Single, Smart, Successful…

And Very Much in Demand

There was a hubbub when George Clooney proposed to his wife, the woman the media quickly dubbed a “single, smart and successful” attorney who closed the most eligible and supposed lifelong bachelor.

She is 36-year-old Amal Alamuddin, a Lebanese-born Brit who isn’t giving up her career to languish away at Clooney’s Lake Como bachelor pad. Kudos to her.

While many could care less about this, or any celebrity wedding for that matter, I couldn’t help but notice a smug, silent rejoicing among young, single, smart, successful, late-twenty to late-thirty-something women in the U.S. and across the world.

It’s what a girlfriend dubbed “refreshing,” and IT is that there IS hope for the intelligent, professional, independent, ambitious and mature woman who holds out for love—i.e., a woman who can fend for herself, and doesn’t need marriage yet has the power to choose if and when she’s ready and if she’s of the marrying type.

I say “of the marrying type” because these days many more women and people in general (particularly those who have been there and done that) have stopped considering marriage to be an end-all be-all. This once European mindset has finally made its way to America.

Marriage was once considered the hapless young woman’s golden ticket to domestic bliss. But whatever one’s personal relationship goals, everyone wants to share life with a special companion, right?

“Sorry I couldn’t be their”… Miranda, it’s a good thing she got married—the woman’s an idiot!

The societal notion that one must be married also grows or wanes depending on where one lives. I could say it’s a byproduct of how one is raised, but that theory is flawed because practically everyone was married and/or stayed that way two and even one generation ago (as proven from my scientifically accurate powers of observation and “Sex and the City”).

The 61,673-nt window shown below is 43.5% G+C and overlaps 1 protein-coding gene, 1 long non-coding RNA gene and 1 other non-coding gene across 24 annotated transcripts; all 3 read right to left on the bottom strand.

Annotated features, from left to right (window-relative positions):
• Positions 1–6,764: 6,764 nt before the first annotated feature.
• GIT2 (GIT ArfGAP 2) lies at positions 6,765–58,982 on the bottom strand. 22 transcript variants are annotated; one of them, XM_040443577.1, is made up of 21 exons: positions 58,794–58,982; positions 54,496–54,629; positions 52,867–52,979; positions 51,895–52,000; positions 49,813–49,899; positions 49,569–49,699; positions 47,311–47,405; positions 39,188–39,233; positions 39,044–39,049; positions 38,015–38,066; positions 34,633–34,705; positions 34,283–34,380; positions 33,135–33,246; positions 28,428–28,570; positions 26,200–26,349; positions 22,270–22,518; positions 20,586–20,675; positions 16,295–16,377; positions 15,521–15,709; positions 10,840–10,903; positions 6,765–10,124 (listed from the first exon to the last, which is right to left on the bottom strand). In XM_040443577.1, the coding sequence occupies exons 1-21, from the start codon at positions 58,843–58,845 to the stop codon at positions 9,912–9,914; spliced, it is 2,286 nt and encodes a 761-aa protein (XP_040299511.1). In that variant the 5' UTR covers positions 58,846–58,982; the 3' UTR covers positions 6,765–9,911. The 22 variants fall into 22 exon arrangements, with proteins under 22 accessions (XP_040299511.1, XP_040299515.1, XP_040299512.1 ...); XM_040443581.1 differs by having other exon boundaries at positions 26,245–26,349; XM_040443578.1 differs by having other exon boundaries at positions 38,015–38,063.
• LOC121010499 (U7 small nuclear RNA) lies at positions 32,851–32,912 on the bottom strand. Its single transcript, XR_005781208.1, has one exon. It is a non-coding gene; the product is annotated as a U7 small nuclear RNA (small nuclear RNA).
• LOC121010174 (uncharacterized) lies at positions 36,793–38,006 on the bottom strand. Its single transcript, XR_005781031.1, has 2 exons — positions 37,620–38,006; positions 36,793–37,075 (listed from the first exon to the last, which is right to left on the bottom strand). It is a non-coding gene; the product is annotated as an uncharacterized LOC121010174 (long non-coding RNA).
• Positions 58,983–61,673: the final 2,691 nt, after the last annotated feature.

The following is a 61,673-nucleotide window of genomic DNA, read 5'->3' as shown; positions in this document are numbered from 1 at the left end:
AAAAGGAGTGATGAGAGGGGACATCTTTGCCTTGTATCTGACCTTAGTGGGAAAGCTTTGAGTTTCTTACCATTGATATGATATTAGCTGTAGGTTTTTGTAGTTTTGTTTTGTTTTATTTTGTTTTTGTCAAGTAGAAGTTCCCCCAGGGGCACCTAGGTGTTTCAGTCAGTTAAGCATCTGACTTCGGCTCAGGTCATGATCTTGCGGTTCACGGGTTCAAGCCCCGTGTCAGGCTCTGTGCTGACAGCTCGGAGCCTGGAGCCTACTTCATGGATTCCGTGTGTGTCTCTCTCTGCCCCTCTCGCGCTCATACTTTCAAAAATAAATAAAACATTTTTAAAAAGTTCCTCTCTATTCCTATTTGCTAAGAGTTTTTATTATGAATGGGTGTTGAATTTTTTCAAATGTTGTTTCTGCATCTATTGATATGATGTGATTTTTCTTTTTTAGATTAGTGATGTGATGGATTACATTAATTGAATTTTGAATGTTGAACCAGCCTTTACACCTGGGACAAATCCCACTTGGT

Marital pressure is prevalent in the U.S. south. Having lived there and in big cities here and overseas, I listen with bemusement to a favorite radio morning show in Atlanta, Georgia. During advertisements, there are only three major themes, which are:

1) When are you getting married? (ads on engagement rings)
2) When are you having children? (ads on in-vitro fertilization and surrogacy) and,
3) Why are you so hairy? (ads focused on laser hair removal)

The pressure! I mean, as if being a single, smart, independent woman wasn’t enough, you gotta be bald everywhere aside from your head, too!

So while Wendy Williams quipped on her talk show that she didn’t care about this “fishy” union (perhaps due to the relative speed and secrecy of the courtship—gotta love Wendy for her honesty), based on this coupling many women were happy knowing that when they’re ready for love (and maybe even marriage) they’ll know it, and there will be someone who’s just as ready for them.